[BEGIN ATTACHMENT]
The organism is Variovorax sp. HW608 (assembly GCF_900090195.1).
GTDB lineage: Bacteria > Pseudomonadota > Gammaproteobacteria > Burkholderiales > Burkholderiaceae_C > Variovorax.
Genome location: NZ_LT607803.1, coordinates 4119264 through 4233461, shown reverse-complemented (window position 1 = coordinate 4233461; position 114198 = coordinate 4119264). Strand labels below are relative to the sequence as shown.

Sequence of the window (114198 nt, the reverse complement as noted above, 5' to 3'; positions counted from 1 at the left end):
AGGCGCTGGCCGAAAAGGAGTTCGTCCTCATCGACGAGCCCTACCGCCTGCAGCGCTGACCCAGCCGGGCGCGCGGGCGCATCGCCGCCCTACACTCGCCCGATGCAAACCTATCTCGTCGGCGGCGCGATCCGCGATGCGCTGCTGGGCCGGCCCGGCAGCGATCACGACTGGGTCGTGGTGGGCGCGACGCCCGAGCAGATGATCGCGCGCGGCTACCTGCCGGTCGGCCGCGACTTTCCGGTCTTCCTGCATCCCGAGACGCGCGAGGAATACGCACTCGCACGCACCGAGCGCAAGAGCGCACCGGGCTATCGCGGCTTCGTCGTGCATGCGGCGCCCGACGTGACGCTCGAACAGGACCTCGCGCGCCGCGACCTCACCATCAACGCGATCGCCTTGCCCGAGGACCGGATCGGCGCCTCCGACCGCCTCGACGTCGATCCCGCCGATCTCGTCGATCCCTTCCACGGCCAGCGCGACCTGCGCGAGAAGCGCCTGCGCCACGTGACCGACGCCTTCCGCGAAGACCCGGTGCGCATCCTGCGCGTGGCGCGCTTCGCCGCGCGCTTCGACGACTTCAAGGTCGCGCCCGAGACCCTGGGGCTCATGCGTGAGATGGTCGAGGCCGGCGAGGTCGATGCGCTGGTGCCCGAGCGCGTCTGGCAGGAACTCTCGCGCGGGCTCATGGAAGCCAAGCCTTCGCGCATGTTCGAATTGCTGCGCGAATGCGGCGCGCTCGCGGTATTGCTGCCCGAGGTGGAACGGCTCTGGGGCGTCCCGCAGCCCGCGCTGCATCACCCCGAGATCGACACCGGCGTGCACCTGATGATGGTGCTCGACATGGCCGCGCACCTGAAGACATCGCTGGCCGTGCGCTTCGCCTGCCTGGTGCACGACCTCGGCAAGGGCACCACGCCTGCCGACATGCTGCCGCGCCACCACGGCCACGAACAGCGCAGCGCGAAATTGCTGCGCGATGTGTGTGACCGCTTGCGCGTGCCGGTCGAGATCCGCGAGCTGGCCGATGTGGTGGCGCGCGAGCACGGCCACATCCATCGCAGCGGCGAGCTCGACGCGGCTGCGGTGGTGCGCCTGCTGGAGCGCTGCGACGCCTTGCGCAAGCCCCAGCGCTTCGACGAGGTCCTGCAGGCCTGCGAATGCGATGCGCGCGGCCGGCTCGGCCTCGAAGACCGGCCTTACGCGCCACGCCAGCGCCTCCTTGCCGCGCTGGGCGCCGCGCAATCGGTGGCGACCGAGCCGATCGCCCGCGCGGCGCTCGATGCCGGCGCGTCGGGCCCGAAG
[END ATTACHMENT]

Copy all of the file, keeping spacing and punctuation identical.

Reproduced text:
The organism is Variovorax sp. HW608 (assembly GCF_900090195.1).
GTDB lineage: Bacteria > Pseudomonadota > Gammaproteobacteria > Burkholderiales > Burkholderiaceae_C > Variovorax.
Genome location: NZ_LT607803.1, coordinates 4119264 through 4233461, shown reverse-complemented (window position 1 = coordinate 4233461; position 114198 = coordinate 4119264). Strand labels below are relative to the sequence as shown.

Sequence of the window (114198 nt, the reverse complement as noted above, 5' to 3'; positions counted from 1 at the left end):
AGGCGCTGGCCGAAAAGGAGTTCGTCCTCATCGACGAGCCCTACCGCCTGCAGCGCTGACCCAGCCGGGCGCGCGGGCGCATCGCCGCCCTACACTCGCCCGATGCAAACCTATCTCGTCGGCGGCGCGATCCGCGATGCGCTGCTGGGCCGGCCCGGCAGCGATCACGACTGGGTCGTGGTGGGCGCGACGCCCGAGCAGATGATCGCGCGCGGCTACCTGCCGGTCGGCCGCGACTTTCCGGTCTTCCTGCATCCCGAGACGCGCGAGGAATACGCACTCGCACGCACCGAGCGCAAGAGCGCACCGGGCTATCGCGGCTTCGTCGTGCATGCGGCGCCCGACGTGACGCTCGAACAGGACCTCGCGCGCCGCGACCTCACCATCAACGCGATCGCCTTGCCCGAGGACCGGATCGGCGCCTCCGACCGCCTCGACGTCGATCCCGCCGATCTCGTCGATCCCTTCCACGGCCAGCGCGACCTGCGCGAGAAGCGCCTGCGCCACGTGACCGACGCCTTCCGCGAAGACCCGGTGCGCATCCTGCGCGTGGCGCGCTTCGCCGCGCGCTTCGACGACTTCAAGGTCGCGCCCGAGACCCTGGGGCTCATGCGTGAGATGGTCGAGGCCGGCGAGGTCGATGCGCTGGTGCCCGAGCGCGTCTGGCAGGAACTCTCGCGCGGGCTCATGGAAGCCAAGCCTTCGCGCATGTTCGAATTGCTGCGCGAATGCGGCGCGCTCGCGGTATTGCTGCCCGAGGTGGAACGGCTCTGGGGCGTCCCGCAGCCCGCGCTGCATCACCCCGAGATCGACACCGGCGTGCACCTGATGATGGTGCTCGACATGGCCGCGCACCTGAAGACATCGCTGGCCGTGCGCTTCGCCTGCCTGGTGCACGACCTCGGCAAGGGCACCACGCCTGCCGACATGCTGCCGCGCCACCACGGCCACGAACAGCGCAGCGCGAAATTGCTGCGCGATGTGTGTGACCGCTTGCGCGTGCCGGTCGAGATCCGCGAGCTGGCCGATGTGGTGGCGCGCGAGCACGGCCACATCCATCGCAGCGGCGAGCTCGACGCGGCTGCGGTGGTGCGCCTGCTGGAGCGCTGCGACGCCTTGCGCAAGCCCCAGCGCTTCGACGAGGTCCTGCAGGCCTGCGAATGCGATGCGCGCGGCCGGCTCGGCCTCGAAGACCGGCCTTACGCGCCACGCCAGCGCCTCCTTGCCGCGCTGGGCGCCGCGCAATCGGTGGCGACCGAGCCGATCGCCCGCGCGGCGCTCGATGCCGGCGCGTCGGGCCCGAAG